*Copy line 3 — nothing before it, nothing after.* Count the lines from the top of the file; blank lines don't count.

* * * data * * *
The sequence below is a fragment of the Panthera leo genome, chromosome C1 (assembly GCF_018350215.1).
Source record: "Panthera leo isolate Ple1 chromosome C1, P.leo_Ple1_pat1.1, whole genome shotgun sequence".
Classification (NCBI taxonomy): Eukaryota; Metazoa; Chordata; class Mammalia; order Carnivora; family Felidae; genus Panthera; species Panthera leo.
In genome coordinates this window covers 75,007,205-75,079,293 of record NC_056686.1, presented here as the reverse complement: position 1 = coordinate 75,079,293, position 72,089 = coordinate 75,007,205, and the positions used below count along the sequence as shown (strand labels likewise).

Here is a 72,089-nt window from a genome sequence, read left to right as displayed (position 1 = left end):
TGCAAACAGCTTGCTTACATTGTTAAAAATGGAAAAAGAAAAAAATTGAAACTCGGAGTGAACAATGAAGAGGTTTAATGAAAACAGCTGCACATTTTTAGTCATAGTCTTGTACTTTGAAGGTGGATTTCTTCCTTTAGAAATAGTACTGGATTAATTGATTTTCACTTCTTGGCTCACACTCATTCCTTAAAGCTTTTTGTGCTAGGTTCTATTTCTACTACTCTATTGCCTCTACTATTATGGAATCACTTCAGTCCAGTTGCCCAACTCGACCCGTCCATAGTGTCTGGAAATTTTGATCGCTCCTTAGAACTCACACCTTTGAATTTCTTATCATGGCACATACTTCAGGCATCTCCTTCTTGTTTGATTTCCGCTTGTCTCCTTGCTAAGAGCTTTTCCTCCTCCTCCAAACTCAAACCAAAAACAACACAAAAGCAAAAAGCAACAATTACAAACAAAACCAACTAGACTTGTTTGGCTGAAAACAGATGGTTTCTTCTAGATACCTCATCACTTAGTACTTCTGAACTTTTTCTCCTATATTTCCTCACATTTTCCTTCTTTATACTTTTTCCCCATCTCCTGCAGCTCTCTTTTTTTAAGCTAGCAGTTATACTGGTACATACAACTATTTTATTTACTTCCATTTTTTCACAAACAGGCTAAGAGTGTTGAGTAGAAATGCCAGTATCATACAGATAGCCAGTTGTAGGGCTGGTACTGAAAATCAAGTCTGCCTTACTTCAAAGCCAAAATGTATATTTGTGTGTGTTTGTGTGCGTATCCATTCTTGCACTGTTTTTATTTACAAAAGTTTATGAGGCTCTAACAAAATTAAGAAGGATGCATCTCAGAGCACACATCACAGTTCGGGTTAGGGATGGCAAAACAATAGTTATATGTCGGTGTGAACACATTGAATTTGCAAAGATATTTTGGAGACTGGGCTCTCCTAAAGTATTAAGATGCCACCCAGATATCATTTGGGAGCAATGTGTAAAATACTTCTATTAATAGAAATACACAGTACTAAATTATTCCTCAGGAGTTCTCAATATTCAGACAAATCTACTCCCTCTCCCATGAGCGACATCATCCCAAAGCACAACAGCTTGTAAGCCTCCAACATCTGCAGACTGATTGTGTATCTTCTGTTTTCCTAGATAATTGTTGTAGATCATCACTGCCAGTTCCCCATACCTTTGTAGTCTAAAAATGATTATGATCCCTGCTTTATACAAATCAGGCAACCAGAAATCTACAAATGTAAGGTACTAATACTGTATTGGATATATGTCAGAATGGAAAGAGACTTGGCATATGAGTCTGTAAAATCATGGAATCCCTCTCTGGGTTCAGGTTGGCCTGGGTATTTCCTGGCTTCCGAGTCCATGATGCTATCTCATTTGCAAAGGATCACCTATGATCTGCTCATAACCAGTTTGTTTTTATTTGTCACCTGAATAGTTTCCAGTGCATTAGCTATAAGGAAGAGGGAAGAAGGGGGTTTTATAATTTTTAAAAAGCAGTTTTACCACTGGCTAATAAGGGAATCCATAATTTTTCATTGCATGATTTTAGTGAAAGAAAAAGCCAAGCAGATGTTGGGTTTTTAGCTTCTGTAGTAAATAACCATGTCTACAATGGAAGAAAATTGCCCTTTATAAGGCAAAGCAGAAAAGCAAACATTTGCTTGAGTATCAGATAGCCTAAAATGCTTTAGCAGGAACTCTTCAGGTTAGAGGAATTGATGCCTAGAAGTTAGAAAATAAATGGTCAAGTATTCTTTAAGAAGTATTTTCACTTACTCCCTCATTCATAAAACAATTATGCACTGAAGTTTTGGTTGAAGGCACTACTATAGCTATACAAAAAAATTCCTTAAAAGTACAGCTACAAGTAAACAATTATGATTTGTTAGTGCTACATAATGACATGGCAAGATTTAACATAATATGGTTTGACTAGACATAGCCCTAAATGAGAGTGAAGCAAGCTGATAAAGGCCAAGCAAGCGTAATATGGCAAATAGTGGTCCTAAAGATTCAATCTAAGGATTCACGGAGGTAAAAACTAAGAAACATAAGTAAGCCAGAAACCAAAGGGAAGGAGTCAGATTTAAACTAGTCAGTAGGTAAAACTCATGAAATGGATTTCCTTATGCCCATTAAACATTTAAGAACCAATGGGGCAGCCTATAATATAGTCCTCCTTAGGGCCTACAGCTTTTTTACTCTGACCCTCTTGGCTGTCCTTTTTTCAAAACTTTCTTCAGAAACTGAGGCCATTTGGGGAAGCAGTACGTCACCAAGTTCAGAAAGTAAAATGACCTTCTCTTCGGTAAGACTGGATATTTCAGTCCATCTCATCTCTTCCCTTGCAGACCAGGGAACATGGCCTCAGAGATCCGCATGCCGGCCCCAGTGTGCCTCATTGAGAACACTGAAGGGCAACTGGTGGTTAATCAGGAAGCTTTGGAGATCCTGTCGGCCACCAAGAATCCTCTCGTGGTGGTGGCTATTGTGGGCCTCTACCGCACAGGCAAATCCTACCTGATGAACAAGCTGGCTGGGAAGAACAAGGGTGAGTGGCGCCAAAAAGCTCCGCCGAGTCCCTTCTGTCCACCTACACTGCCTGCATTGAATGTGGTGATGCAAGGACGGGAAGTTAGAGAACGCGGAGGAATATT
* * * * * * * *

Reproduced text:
Classification (NCBI taxonomy): Eukaryota; Metazoa; Chordata; class Mammalia; order Carnivora; family Felidae; genus Panthera; species Panthera leo.